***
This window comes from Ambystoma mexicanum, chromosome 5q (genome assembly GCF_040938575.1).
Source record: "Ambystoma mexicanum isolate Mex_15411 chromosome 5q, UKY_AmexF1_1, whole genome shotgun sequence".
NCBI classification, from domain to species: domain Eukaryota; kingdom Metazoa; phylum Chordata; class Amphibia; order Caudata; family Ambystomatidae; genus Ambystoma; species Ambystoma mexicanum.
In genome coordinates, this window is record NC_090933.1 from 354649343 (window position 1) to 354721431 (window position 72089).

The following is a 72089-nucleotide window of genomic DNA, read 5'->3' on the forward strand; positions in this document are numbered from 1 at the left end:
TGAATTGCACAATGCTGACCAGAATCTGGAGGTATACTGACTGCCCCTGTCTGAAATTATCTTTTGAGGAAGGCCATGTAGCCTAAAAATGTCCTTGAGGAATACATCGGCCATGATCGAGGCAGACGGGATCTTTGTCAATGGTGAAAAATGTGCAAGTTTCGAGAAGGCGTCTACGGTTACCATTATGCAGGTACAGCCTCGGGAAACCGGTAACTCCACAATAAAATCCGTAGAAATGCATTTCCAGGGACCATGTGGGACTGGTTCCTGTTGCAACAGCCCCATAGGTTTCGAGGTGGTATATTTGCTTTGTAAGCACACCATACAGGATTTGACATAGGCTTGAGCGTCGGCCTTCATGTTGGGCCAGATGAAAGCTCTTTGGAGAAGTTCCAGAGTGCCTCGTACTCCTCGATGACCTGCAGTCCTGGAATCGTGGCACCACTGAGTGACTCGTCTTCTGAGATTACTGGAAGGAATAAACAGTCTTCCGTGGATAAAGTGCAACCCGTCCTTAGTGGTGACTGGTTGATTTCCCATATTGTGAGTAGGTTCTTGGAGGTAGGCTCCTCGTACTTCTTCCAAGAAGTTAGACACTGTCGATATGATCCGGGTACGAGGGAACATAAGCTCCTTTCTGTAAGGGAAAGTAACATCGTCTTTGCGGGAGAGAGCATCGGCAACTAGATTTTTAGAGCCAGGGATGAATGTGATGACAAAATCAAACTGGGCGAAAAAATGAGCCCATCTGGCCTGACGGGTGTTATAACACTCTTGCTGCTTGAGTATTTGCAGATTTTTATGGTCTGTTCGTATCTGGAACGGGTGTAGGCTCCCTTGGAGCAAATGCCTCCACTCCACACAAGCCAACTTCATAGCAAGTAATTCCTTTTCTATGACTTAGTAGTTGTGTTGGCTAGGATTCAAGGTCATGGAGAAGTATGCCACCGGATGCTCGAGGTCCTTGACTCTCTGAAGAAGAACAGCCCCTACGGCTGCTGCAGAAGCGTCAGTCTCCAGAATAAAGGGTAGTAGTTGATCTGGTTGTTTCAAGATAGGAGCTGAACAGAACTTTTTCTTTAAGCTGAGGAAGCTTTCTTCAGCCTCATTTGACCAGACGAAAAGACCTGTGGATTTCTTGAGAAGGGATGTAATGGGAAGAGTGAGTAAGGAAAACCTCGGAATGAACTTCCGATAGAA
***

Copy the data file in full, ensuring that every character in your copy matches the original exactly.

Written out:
This window comes from Ambystoma mexicanum, chromosome 5q (genome assembly GCF_040938575.1).
Source record: "Ambystoma mexicanum isolate Mex_15411 chromosome 5q, UKY_AmexF1_1, whole genome shotgun sequence".
NCBI classification, from domain to species: domain Eukaryota; kingdom Metazoa; phylum Chordata; class Amphibia; order Caudata; family Ambystomatidae; genus Ambystoma; species Ambystoma mexicanum.
In genome coordinates, this window is record NC_090933.1 from 354649343 (window position 1) to 354721431 (window position 72089).

The following is a 72089-nucleotide window of genomic DNA, read 5'->3' on the forward strand; positions in this document are numbered from 1 at the left end:
TGAATTGCACAATGCTGACCAGAATCTGGAGGTATACTGACTGCCCCTGTCTGAAATTATCTTTTGAGGAAGGCCATGTAGCCTAAAAATGTCCTTGAGGAATACATCGGCCATGATCGAGGCAGACGGGATCTTTGTCAATGGTGAAAAATGTGCAAGTTTCGAGAAGGCGTCTACGGTTACCATTATGCAGGTACAGCCTCGGGAAACCGGTAACTCCACAATAAAATCCGTAGAAATGCATTTCCAGGGACCATGTGGGACTGGTTCCTGTTGCAACAGCCCCATAGGTTTCGAGGTGGTATATTTGCTTTGTAAGCACACCATACAGGATTTGACATAGGCTTGAGCGTCGGCCTTCATGTTGGGCCAGATGAAAGCTCTTTGGAGAAGTTCCAGAGTGCCTCGTACTCCTCGATGACCTGCAGTCCTGGAATCGTGGCACCACTGAGTGACTCGTCTTCTGAGATTACTGGAAGGAATAAACAGTCTTCCGTGGATAAAGTGCAACCCGTCCTTAGTGGTGACTGGTTGATTTCCCATATTGTGAGTAGGTTCTTGGAGGTAGGCTCCTCGTACTTCTTCCAAGAAGTTAGACACTGTCGATATGATCCGGGTACGAGGGAACATAAGCTCCTTTCTGTAAGGGAAAGTAACATCGTCTTTGCGGGAGAGAGCATCGGCAACTAGATTTTTAGAGCCAGGGATGAATGTGATGACAAAATCAAACTGGGCGAAAAAATGAGCCCATCTGGCCTGACGGGTGTTATAACACTCTTGCTGCTTGAGTATTTGCAGATTTTTATGGTCTGTTCGTATCTGGAACGGGTGTAGGCTCCCTTGGAGCAAATGCCTCCACTCCACACAAGCCAACTTCATAGCAAGTAATTCCTTTTCTATGACTTAGTAGTTGTGTTGGCTAGGATTCAAGGTCATGGAGAAGTATGCCACCGGATGCTCGAGGTCCTTGACTCTCTGAAGAAGAACAGCCCCTACGGCTGCTGCAGAAGCGTCAGTCTCCAGAATAAAGGGTAGTAGTTGATCTGGTTGTTTCAAGATAGGAGCTGAACAGAACTTTTTCTTTAAGCTGAGGAAGCTTTCTTCAGCCTCATTTGACCAGACGAAAAGACCTGTGGATTTCTTGAGAAGGGATGTAATGGGAAGAGTGAGTAAGGAAAACCTCGGAATGAACTTCCGATAGAA